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Tomorrow's medicine in the era of data mining and Big Data

The volume of data accumulated about patients makes it possible to change the approach in medicine in general and geriatric medicine in particular.

According to Dr. Orit Goldman, artificial intelligence makes it possible to predict elderly people who are expected to deteriorate in order to focus their treatment. Illustration image. Source: US Air Force photo.
According to Dr. Orit Goldman, artificial intelligence makes it possible to predict elderly people who are expected to deteriorate in order to focus their treatment. Illustration image. source: US Air Force photo.

Artificial intelligence makes it possible to predict elderly people who are expected to deteriorate in order to focus their treatment, said Dr. Orit Goldman from the Israel Academic College in Ramat Gan and the Ono Academic College at a joint meeting of the Department of Information Systems at the Tel Aviv Jaffa Academic College and the Bureau of Information Technology, which dealt with the worlds of big data and artificial intelligence. which took place last week (Thursday).

According to her, "Israel's population is aging rapidly. According to OECD estimates, in 2030 there will be almost 1.5 million elderly people in Israel. About half a million more than today. Life expectancy is increasing, but with it so is the number of chronic patients, especially those suffering from several diseases at the same time."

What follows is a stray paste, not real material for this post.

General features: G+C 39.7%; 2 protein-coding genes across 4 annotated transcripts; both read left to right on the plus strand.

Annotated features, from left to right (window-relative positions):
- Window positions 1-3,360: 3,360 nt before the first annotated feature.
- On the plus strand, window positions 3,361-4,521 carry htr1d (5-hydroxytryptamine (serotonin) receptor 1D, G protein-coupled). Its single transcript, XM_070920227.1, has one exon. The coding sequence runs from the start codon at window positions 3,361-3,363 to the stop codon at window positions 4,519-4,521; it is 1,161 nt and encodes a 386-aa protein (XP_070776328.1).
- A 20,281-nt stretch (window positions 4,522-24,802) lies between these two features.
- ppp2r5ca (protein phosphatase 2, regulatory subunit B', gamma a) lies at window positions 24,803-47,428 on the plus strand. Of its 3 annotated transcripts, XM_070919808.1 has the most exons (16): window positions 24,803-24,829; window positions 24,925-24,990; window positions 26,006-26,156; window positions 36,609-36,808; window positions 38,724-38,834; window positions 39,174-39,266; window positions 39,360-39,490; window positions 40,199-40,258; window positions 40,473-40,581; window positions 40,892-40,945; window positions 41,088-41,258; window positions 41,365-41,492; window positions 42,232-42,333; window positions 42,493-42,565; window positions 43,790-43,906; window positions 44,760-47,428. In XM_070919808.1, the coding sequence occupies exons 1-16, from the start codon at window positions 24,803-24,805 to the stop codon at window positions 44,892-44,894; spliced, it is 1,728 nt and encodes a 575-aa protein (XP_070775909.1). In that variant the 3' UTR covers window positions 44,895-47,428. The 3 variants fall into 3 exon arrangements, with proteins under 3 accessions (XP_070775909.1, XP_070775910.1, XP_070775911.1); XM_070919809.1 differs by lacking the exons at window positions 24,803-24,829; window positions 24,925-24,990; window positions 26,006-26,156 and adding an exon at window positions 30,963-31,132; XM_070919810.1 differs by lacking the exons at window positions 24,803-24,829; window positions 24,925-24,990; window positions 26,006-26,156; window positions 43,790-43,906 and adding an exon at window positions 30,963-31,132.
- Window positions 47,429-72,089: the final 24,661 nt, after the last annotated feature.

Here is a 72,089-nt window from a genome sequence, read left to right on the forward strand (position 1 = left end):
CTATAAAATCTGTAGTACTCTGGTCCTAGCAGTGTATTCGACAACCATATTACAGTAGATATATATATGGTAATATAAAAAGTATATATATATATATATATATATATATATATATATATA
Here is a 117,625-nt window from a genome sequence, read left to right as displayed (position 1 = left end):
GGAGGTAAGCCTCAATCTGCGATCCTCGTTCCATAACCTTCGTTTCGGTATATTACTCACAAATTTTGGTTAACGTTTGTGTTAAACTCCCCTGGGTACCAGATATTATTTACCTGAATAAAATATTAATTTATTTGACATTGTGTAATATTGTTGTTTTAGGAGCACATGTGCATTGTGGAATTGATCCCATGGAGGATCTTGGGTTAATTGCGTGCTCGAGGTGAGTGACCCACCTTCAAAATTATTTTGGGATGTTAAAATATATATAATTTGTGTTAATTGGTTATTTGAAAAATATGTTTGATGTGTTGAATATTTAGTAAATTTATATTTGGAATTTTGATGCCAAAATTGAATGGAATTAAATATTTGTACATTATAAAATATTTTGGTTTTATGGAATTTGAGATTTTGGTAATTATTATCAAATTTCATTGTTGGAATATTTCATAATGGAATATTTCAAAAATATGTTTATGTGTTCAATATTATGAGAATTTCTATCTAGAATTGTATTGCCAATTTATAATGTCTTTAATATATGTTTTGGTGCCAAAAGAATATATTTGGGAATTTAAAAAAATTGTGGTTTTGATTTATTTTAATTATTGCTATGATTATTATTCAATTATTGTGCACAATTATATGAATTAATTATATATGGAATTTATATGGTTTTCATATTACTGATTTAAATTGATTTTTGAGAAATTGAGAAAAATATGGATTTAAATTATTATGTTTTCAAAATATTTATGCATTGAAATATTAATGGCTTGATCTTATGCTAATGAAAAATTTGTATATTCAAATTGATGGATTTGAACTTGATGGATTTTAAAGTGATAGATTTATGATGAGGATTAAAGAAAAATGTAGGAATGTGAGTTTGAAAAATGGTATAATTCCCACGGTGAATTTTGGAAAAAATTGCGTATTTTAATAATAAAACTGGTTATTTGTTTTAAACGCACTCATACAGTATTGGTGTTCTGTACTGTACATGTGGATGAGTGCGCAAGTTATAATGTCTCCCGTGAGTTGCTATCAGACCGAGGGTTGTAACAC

Dr. Goldman, who worked until a year ago at the research institute of Klalit Health Services, calls the situation: "the failure of success." The efficiency of treatments in recent years for certain diseases, especially heart failure and various types of cancer, reduces mortality, but means that there will be many more chronic patients. The western lifestyle also increases the number of diseases resulting from a high-fat diet, lack of physical activity, stress at work, and more.

The economic aspect of this phenomenon is that more people need hospitalizations and medications and are required to leave the workforce. This affects the health system, which is required to treat more patients and with more expensive treatments, as well as society, since a large population of patients leaves the workforce and needs rehabilitation.

The trend is to move from patients seeking treatment after the onset of the disease, to treating the disease when it is still in its early stages. "If we manage to identify pre-disease conditions, we can prevent the disease or at least postpone it significantly. Since it is impossible to treat all patients with any risk factors, we must identify patients at particularly high risk and then we can direct the limited resources to those who need them most.

It is possible, for example, to take a chest x-ray for the entire population and find who has signs of lung cancer, but this is impractical, so the operation is limited to adults aged fifty and older, who smoke. And so is the invitation of the entire population for colonoscopy tests to detect colon cancer. Instead of appealing to everyone - develop a model that will reduce these groups and invite only those whose risk of getting sick is the highest to be surveyed.

Dr. Irit Goldman. Photo: Moti Sadovsky.
Dr. Irit Goldman. Photography: Moti Sadovsky.